The effect of increased incumbency margins upon partisanship in the Congress
Young, Harriet Hopkins
Alford, John R.
Doctor of Philosophy
Beginning with work by Robert Erickson in the early 1970's, there has been a substantial amount of research into the phenomenon known as incumbency advantage. There has also been a significant growth in the analysis of Congress based upon the rational choice model, using the desire for reelection as the basis for modelling congressional behavior. As always, there is an ongoing debate about the value of congressional output. To date, there has been no attempt to examine the impact of the growth of incumbency advantage upon congressional behavior. This paper attempts to measure the effects of incumbency, operationalized as tenure and winning margins, upon congressional behavior as reflected by voting scores complied by CQ over the post war period. If the rational choice model is correct, we expect to find that increased safety has led to less presidential support and less party unity. The mass of evidence presented here reveals no such pattern associated with increased margins or increased tenure.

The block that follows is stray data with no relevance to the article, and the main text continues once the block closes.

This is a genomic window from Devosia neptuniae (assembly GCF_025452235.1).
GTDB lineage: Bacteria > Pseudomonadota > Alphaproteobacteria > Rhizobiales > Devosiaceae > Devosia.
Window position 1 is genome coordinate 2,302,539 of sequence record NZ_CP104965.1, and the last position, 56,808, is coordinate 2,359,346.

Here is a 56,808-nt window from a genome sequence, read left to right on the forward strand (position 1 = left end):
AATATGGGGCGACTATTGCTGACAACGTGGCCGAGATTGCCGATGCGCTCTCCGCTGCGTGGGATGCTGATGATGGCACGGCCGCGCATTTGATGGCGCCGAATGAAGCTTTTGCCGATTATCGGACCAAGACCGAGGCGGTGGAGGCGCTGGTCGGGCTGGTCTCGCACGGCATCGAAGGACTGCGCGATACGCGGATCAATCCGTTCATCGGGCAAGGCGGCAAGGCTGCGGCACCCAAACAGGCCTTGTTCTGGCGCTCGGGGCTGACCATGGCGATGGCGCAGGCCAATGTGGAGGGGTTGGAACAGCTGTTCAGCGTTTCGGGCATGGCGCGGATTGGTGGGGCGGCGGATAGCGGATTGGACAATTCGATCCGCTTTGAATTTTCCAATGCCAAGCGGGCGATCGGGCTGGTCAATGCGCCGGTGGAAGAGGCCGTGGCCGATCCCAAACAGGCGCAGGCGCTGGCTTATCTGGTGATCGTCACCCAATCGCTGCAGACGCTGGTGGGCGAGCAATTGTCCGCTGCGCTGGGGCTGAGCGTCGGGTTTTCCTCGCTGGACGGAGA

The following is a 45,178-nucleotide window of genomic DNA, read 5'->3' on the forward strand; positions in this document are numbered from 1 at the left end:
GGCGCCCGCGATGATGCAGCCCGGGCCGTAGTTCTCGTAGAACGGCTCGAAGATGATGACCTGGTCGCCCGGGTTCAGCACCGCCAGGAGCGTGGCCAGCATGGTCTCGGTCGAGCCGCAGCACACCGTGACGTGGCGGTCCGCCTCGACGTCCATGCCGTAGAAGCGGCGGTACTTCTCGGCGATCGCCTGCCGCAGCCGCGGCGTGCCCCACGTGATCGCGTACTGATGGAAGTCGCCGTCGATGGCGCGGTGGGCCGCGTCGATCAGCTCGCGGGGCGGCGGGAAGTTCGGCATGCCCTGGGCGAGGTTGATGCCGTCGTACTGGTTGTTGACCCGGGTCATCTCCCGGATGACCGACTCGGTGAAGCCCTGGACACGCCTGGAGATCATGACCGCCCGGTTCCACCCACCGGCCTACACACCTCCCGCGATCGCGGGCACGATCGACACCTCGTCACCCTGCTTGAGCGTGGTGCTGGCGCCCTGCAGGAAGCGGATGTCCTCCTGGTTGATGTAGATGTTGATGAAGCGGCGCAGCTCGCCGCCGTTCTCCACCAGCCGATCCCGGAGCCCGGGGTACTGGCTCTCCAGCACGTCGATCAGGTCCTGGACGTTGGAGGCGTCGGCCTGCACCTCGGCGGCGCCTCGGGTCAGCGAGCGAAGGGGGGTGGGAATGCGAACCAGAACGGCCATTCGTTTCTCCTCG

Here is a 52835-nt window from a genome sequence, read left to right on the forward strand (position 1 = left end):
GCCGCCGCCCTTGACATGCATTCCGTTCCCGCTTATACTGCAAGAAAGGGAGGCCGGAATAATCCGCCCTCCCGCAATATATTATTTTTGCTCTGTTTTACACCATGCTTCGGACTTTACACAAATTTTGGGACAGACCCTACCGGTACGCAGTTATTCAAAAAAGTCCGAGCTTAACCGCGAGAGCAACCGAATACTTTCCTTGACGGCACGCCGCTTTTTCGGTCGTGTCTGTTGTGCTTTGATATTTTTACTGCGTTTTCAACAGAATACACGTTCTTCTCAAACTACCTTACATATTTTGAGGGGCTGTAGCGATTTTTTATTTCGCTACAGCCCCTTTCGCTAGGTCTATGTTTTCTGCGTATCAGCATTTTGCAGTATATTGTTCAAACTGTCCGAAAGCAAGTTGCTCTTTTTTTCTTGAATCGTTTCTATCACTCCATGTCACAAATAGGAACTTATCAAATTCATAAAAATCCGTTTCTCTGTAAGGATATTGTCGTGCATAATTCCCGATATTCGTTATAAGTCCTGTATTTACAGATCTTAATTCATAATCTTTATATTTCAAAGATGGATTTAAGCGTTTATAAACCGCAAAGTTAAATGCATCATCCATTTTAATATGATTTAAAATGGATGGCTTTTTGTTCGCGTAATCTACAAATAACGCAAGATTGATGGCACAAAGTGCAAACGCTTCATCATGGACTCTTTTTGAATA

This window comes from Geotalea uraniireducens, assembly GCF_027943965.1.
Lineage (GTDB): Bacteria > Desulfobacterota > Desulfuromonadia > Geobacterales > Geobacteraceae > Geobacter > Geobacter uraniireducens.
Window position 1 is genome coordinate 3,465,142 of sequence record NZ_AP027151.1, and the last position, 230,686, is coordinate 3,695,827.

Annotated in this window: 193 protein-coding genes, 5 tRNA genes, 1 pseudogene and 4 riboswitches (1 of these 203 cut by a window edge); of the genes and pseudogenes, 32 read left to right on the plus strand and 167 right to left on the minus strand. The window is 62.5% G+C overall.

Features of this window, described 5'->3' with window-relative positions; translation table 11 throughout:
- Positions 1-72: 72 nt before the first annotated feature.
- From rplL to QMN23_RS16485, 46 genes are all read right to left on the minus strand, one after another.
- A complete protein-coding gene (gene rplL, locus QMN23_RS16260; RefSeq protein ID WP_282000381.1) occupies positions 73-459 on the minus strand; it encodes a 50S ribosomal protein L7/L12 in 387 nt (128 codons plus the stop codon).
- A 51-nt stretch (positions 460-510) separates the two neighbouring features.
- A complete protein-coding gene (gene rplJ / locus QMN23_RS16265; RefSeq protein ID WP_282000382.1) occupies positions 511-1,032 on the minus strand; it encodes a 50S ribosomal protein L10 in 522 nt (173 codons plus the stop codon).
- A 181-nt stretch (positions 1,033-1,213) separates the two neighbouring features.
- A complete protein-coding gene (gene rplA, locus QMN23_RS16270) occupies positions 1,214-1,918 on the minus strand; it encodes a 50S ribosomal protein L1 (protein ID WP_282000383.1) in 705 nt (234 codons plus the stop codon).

Political science; Public administration